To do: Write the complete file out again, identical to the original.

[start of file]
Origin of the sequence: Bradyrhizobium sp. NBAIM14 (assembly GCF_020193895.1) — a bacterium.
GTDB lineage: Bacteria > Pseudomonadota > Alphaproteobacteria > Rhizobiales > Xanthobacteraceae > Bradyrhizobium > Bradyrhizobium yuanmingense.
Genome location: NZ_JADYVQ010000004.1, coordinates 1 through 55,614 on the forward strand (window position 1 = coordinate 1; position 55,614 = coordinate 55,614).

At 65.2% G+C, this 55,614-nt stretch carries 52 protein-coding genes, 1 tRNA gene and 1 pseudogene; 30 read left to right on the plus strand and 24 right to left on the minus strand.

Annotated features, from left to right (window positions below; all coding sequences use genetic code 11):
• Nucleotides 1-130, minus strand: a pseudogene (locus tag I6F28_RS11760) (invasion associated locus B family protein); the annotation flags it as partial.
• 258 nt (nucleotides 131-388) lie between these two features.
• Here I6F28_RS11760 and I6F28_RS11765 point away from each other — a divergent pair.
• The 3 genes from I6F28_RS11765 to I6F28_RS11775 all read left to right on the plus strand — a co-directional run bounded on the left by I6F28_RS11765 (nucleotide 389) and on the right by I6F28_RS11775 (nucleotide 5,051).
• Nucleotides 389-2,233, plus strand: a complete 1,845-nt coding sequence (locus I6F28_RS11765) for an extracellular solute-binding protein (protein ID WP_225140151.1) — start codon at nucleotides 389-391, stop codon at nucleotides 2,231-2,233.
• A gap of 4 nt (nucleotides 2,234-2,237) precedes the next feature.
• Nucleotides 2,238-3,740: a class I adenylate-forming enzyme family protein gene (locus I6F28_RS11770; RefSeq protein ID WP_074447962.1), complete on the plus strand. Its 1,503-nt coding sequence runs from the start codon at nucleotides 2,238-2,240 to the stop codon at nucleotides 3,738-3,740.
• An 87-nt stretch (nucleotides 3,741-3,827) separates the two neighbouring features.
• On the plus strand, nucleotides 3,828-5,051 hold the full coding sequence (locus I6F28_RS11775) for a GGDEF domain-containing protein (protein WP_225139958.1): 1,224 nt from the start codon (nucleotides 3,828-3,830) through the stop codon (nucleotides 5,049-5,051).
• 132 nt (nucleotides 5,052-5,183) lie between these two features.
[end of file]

Origin of the sequence: Bradyrhizobium sp. NBAIM14 (assembly GCF_020193895.1) — a bacterium.
GTDB lineage: Bacteria > Pseudomonadota > Alphaproteobacteria > Rhizobiales > Xanthobacteraceae > Bradyrhizobium > Bradyrhizobium yuanmingense.
Genome location: NZ_JADYVQ010000004.1, coordinates 1 through 55,614 on the forward strand (window position 1 = coordinate 1; position 55,614 = coordinate 55,614).

At 65.2% G+C, this 55,614-nt stretch carries 52 protein-coding genes, 1 tRNA gene and 1 pseudogene; 30 read left to right on the plus strand and 24 right to left on the minus strand.

Annotated features, from left to right (window positions below; all coding sequences use genetic code 11):
• Nucleotides 1-130, minus strand: a pseudogene (locus tag I6F28_RS11760) (invasion associated locus B family protein); the annotation flags it as partial.
• 258 nt (nucleotides 131-388) lie between these two features.
• Here I6F28_RS11760 and I6F28_RS11765 point away from each other — a divergent pair.
• The 3 genes from I6F28_RS11765 to I6F28_RS11775 all read left to right on the plus strand — a co-directional run bounded on the left by I6F28_RS11765 (nucleotide 389) and on the right by I6F28_RS11775 (nucleotide 5,051).
• Nucleotides 389-2,233, plus strand: a complete 1,845-nt coding sequence (locus I6F28_RS11765) for an extracellular solute-binding protein (protein ID WP_225140151.1) — start codon at nucleotides 389-391, stop codon at nucleotides 2,231-2,233.
• A gap of 4 nt (nucleotides 2,234-2,237) precedes the next feature.
• Nucleotides 2,238-3,740: a class I adenylate-forming enzyme family protein gene (locus I6F28_RS11770; RefSeq protein ID WP_074447962.1), complete on the plus strand. Its 1,503-nt coding sequence runs from the start codon at nucleotides 2,238-2,240 to the stop codon at nucleotides 3,738-3,740.
• An 87-nt stretch (nucleotides 3,741-3,827) separates the two neighbouring features.
• On the plus strand, nucleotides 3,828-5,051 hold the full coding sequence (locus I6F28_RS11775) for a GGDEF domain-containing protein (protein WP_225139958.1): 1,224 nt from the start codon (nucleotides 3,828-3,830) through the stop codon (nucleotides 5,049-5,051).
• 132 nt (nucleotides 5,052-5,183) lie between these two features.